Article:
Options for an English Parliament: implications for the UK’s central institutions

Jack.000meg_russell (1)A Constitution Unit project has been examining options for an English Parliament. One factor that must be taken into account is implications for the UK’s central political institutions. Focusing on the separately elected model for an English Parliament, in this post Jack Sheldon and Meg Russell suggest that there would inevitably be substantial implications. Both the UK government and parliament would need restructuring, and there would be pressures to move towards more formal federalism.

Since autumn 2016 we have been working on a research project exploring options for an English Parliament. Various earlier posts have covered some of our findings, and our detailed report will be published very shortly. In this post we summarise some of our conclusions on implications for the UK’s central political institutions, including the UK government and parliament. We suggest that, in contrast to the relatively modest changes at the centre that resulted from devolution to Northern Ireland, Scotland and Wales, an English Parliament would require substantial institutional restructuring.

For the sake of simplicity we assume here that an English Parliament would mirror arrangements in the existing devolved areas – that is, a directly elected body to which an executive headed by a First Minister would be accountable. Our report will also consider the implications of the dual mandate model for an English Parliament, under which the English legislature would be composed of Westminster MPs for English seats. While some of the issues covered here do not apply to that model, our report discusses how it too would have major consequences for the centre.


A necessary starting point in considering implications of an English Parliament is the powers that would be retained at UK level. Policy powers and financial arrangements for an English Parliament were covered in a previous blog post; in summary, its policy powers would probably be similar to those of the devolved legislatures in Northern Ireland, Scotland and Wales. Given the design of UK devolution, with policy areas such as education and health almost entirely devolved, this means that the legislative competence of the UK parliament would reduce very substantially.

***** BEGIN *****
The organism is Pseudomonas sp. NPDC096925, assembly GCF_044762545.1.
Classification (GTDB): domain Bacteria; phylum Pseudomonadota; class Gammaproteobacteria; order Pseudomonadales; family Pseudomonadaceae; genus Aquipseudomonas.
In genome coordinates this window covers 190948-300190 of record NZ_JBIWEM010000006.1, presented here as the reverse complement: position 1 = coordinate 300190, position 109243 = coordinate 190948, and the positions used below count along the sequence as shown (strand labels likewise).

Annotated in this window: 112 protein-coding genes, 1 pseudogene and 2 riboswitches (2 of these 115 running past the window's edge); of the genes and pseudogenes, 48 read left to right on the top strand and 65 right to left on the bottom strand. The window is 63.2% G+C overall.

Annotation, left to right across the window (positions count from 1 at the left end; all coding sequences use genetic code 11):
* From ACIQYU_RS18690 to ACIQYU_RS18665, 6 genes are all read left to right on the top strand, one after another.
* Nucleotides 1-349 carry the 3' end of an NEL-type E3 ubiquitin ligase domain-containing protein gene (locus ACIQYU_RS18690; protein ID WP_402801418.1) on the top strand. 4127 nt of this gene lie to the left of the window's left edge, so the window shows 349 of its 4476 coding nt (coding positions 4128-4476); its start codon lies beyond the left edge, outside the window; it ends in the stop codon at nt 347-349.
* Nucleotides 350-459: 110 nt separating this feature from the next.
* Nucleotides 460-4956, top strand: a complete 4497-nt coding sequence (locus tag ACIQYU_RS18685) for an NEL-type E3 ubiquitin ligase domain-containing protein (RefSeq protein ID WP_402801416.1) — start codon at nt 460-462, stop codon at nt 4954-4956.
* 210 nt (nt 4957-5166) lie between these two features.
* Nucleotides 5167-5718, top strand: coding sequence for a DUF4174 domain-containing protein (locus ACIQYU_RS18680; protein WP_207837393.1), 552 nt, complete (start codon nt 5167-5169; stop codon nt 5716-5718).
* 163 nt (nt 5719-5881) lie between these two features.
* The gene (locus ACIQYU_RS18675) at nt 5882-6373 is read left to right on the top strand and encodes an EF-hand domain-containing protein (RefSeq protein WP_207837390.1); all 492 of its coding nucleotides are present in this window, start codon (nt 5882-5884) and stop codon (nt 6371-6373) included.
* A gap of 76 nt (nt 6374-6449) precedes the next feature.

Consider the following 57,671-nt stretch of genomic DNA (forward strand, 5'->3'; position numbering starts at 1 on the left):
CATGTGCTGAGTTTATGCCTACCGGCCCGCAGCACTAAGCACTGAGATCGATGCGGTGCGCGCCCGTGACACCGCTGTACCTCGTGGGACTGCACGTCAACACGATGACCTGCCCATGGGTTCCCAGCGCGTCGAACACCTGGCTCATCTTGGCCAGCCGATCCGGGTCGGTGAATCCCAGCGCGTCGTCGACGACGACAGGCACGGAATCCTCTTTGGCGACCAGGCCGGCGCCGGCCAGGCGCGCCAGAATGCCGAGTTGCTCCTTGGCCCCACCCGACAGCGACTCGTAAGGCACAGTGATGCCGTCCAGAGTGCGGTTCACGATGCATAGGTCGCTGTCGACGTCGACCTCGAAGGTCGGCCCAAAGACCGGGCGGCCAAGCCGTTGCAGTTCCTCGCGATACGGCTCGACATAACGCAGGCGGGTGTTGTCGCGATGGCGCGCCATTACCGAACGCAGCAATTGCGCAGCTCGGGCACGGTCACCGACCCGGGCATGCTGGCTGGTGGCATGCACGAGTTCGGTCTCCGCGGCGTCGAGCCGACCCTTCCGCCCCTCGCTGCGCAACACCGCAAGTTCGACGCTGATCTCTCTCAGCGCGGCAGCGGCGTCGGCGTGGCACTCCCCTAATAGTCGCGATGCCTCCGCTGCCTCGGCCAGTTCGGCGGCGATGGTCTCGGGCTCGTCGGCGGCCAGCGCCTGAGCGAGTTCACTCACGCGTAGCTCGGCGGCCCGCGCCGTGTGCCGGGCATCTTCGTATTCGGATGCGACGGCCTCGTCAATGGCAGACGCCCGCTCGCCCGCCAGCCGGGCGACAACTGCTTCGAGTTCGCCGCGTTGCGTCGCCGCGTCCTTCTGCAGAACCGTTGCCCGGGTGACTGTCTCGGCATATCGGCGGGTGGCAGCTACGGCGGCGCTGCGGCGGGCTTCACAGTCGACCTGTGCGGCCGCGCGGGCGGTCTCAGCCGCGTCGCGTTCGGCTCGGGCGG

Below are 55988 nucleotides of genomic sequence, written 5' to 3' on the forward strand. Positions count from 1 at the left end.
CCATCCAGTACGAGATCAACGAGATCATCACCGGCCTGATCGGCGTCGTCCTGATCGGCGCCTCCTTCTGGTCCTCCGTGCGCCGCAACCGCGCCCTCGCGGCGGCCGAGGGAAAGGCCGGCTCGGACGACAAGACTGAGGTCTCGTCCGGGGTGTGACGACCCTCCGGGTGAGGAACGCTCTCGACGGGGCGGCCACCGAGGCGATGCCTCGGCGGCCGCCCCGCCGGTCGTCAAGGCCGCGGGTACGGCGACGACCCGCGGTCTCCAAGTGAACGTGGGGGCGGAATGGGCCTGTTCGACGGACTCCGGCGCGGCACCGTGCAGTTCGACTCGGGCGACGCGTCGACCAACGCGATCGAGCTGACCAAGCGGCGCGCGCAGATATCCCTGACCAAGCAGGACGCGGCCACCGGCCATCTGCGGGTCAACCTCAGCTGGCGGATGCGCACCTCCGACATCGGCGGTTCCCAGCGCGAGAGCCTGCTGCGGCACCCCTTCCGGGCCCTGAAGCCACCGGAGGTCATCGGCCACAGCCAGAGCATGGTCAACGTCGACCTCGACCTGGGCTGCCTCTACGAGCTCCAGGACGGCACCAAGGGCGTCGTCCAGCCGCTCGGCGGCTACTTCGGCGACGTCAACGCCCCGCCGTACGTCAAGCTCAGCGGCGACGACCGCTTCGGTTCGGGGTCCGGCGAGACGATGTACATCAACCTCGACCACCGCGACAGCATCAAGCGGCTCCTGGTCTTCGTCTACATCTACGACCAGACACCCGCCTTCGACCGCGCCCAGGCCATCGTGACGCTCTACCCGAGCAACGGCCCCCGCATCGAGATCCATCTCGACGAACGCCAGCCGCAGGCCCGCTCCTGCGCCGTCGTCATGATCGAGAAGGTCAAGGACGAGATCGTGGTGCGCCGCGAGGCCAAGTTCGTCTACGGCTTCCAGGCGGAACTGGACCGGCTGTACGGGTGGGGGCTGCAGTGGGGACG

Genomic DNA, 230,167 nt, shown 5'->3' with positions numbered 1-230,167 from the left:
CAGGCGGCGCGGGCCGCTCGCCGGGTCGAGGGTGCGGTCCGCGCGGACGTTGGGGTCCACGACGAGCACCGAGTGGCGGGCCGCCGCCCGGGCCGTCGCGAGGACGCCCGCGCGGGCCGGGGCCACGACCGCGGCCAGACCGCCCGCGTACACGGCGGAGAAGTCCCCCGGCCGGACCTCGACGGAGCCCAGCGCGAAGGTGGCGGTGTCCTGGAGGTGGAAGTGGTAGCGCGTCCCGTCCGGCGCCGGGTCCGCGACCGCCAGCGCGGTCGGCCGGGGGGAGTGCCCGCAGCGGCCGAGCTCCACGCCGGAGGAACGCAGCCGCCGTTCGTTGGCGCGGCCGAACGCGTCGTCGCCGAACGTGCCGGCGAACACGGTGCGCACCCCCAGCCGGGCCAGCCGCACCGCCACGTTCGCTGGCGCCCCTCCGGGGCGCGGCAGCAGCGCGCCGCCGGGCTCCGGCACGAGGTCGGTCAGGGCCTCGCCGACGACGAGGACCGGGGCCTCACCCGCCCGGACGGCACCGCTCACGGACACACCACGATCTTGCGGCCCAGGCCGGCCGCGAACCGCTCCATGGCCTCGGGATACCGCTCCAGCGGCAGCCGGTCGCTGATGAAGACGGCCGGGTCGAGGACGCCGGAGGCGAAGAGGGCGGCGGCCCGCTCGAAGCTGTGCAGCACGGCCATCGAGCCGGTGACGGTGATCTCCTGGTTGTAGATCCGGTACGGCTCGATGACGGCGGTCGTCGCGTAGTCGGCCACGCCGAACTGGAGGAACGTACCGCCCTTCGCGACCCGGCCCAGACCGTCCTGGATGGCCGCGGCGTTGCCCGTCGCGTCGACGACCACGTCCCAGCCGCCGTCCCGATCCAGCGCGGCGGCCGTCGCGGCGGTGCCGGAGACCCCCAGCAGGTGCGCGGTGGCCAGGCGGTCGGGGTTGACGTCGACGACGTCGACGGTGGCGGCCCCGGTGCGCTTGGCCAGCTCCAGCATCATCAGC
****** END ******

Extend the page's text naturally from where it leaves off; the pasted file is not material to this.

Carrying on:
Nevertheless, the UK’s central institutions would continue to have important responsibilities. Areas such as foreign affairs, defence, international trade and national security would remain reserved. Immigration, most welfare benefits and many aspects of economic regulation could also be expected to remain central government competences, and the UK government would probably still have a role in setting frameworks for areas such as agriculture and fisheries. Despite a degree of fiscal devolution, the UK level would also be likely to remain responsible for many of the main forms of taxation. In practice, a key financial lever at the disposal of central government would be its responsibility for providing some of the funding for the devolved level, including to an English Parliament, as discussed in our previous blog.

We therefore reject the suggestion made by some English Parliament supporters that the UK government and parliament would be left with little to do. However, the UK’s central institutions would cease to have responsibility for a wide range of highly salient domestic issues, including health and education. This would unavoidably lead to changes to the structure of government, and almost certainly to parliament too.

The UK government

The UK government’s structure would continue to be determined by the Prime Minister, and therefore be subject to variation. But we can set out a plausible structure, based on existing departments, for illustration (see the Table).

Possible departmental structure and responsibilities of UK government following establishment of a separately elected English Parliament